The answer to the mark in Helen is the remark, “Yes!” In that activity of identifying, the idea is represented by another cause, an activity that is variously called noun-ing, naming, it-ing, thing-ing, is-ing. At the moment of Helen’s Yes!-achievement, Annie observed amazedly, “A new light came into her face.” And, of course, Helen recalled that moment with a new joy, exclaiming “I knew that water meant the wonderful cool something that was flowing over my hand”5Op. cit., Helen and Teacher, pp. 256-7. “the mystery of language was revealed to me.”6Op. cit., The Story of My Life.

The image below represents the third stage in Helen’s stages of wonder described above. We have all experienced for ourselves that when we respond to is-questions, we typically come up with “yes” or “no” answers. Where we consistently arrive at some sort of solution or description or explanation in response to our what-questions, we would notice that our is-questions invariably end with a “Yes,” or a “No,” or an “I don’t know.”7Op. cit., Thinking Woman, pp. 65-66. I draw the reader’s attention to further refinements of Lonergan on the is-attitude that are beyond the elementary scope of this chapter. See Insight, Chapter IX, especially “6. Probable Judgments,” pp. 299-304 [324-29]. Or we might notice our own spontaneous gestures in answer to is-questions – a nod, a shake of the head, a shrug of the shoulders.

The arrow below the box denotes the relationship between the second and third stages. The is-wonder is the third of five basic attitudes that can be associated with five meanings of the word why. It is the fifth drive toward making sense of our experience, the occurrence of which we associate with the efficient cause. For Helen and ourselves, sense experience, the light of intellect, insight into phantasm, act of defining thought, reflective reasoning and understanding, acts of judgment are all core psychological facts.8It is important to note at this stage that the three core attitudes we have identified so far, taken together, are the dynamic underpinning for the activities of “syllogizing,” and “logic.” These activities have been commonly mistaken to mean the laws of “reason.” I cannot enlarge on that topic here, except to quote Lonergan’s caution in Insight: “A little learning is a dangerous thing, and the adage has, perhaps, its most abundant illustrations from the application of logic…. A familiarity with the elements of logic can be obtained by a very modest effort and in a very short time. Until one has made notable progress in cognitional analysis [knowledge of our core dynamics of wonder], one is constantly tempted to mistake the rules of logic for the laws of thought.” (Insight, p. 573) With that in mind, I take this opportunity, then, to direct the reader to luminous introductions to “syllogizing” and “logic” in op. cit., A Brief History of Tongue, Chapter 2, “How Language: Works?,” pp. 57-65 and op. cit., Introducing Critical Thinking, Chapter 26, “Fallacies,” pp. 100-104 and Chapter 27, “The Function of Logic,” pp. 104-108. For advanced treatment, see Bernard Lonergan, “The Form of Inference,” Collection, (CWL 4), University of Toronto Press, 1988, Chapter 1.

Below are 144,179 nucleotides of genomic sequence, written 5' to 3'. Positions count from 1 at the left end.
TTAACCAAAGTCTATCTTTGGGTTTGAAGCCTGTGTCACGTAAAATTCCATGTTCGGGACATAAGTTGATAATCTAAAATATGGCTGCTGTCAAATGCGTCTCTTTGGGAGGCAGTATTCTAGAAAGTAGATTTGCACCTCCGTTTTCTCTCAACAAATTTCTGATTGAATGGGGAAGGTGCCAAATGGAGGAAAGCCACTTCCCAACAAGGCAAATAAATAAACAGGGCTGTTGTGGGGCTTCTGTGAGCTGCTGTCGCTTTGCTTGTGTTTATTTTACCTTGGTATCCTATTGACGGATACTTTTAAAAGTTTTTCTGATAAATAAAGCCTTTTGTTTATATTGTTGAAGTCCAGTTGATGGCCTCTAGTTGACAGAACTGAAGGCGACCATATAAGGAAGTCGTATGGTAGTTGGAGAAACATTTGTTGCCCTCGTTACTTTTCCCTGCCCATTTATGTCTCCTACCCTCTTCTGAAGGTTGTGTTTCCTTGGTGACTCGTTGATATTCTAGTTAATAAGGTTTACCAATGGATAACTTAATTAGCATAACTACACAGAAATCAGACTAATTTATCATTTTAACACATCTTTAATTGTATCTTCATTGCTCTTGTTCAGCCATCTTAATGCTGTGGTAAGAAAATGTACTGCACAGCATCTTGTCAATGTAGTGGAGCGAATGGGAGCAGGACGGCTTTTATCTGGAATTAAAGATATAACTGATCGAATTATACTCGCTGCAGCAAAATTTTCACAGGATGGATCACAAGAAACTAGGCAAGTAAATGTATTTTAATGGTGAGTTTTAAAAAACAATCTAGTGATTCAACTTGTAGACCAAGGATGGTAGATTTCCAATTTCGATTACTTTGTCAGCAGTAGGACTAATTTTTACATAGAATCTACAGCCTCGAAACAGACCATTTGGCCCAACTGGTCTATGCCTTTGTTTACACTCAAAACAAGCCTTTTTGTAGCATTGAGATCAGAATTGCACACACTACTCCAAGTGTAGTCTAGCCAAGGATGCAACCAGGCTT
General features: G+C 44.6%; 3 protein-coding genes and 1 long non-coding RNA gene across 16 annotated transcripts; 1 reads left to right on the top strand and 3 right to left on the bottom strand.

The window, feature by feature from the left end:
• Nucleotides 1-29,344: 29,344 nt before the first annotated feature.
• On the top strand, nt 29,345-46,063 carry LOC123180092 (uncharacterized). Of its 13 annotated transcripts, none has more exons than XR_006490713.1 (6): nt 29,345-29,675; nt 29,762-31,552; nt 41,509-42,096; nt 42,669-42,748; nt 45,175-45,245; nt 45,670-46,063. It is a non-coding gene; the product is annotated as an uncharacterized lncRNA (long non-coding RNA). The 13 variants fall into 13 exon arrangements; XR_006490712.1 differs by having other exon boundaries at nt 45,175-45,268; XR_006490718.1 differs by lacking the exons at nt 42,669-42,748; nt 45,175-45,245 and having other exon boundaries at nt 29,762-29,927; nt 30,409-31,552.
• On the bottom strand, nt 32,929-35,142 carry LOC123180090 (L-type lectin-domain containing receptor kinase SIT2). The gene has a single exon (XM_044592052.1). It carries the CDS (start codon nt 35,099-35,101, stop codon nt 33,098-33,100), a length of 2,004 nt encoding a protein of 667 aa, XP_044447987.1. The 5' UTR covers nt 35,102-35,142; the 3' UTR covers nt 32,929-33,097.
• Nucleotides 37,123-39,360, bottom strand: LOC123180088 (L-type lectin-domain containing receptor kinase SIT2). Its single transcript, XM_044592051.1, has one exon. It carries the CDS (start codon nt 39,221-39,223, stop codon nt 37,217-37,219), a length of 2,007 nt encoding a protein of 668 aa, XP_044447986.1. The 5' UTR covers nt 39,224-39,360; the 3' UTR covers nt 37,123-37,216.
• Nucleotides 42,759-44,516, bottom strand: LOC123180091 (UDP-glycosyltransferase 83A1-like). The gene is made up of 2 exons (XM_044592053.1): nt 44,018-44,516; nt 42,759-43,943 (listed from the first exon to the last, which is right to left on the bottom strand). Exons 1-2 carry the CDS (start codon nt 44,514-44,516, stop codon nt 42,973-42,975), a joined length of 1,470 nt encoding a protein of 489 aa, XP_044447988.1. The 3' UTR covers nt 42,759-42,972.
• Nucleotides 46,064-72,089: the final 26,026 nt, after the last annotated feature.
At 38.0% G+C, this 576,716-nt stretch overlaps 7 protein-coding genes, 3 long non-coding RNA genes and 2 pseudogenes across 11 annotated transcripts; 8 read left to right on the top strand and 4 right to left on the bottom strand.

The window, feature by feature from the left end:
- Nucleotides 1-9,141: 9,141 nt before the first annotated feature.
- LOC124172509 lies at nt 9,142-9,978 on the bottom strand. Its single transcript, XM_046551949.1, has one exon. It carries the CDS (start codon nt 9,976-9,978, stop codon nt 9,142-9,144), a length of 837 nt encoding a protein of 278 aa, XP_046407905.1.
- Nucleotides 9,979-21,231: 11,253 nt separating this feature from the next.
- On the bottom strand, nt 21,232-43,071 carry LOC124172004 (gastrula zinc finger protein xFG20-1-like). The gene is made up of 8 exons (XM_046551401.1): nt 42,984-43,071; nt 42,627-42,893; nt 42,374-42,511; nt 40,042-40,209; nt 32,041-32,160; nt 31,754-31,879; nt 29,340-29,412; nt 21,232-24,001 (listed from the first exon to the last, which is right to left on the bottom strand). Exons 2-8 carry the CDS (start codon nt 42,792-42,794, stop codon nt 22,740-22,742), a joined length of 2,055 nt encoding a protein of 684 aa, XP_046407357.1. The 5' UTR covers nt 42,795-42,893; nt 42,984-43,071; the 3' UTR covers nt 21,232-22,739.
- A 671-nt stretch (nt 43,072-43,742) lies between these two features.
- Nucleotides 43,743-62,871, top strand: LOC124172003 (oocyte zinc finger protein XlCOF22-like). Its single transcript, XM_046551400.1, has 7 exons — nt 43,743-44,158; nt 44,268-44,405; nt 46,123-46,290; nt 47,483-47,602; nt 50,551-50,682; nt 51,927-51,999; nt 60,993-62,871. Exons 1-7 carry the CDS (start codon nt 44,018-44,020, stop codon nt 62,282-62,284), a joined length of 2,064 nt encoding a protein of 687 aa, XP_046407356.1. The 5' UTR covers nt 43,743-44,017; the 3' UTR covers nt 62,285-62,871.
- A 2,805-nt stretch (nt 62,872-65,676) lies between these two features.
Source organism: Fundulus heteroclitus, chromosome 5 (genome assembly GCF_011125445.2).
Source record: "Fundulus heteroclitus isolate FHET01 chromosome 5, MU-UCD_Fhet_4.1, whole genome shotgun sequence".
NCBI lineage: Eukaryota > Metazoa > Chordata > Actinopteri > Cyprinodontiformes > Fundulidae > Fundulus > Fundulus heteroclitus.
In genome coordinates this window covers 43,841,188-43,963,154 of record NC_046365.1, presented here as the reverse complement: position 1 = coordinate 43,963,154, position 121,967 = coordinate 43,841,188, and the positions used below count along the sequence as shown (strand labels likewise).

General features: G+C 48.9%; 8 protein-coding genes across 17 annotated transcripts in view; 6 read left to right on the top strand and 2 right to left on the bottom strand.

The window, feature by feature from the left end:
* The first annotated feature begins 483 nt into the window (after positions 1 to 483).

At this stage of our venture, we have an enlarged thematic identification of the first three core attitudes on the basis of asking: What happened to Helen Keller? How do we as infants move from babbling to talk? We have drawn attention to the fact that these three core attitudes spontaneously arose in Helen, and arise in our infant selves, in a series of shifts from babbling to talk. And so Helen observes: “…whatever the process, the result is wonderful.”9Op. cit., The Story of My Life, p. 25. I include the context of that quote here as Helen compares her language acquisition to those children who hear: “I had now the key to all language, and I was eager to learn to use it. Children who hear acquire language without any particular effort; the words that fall from others’ lips they catch on the wing, as it were, delightedly, while the little deaf child must trap them by a slow and often painful process.” And, indeed, so is the process itself.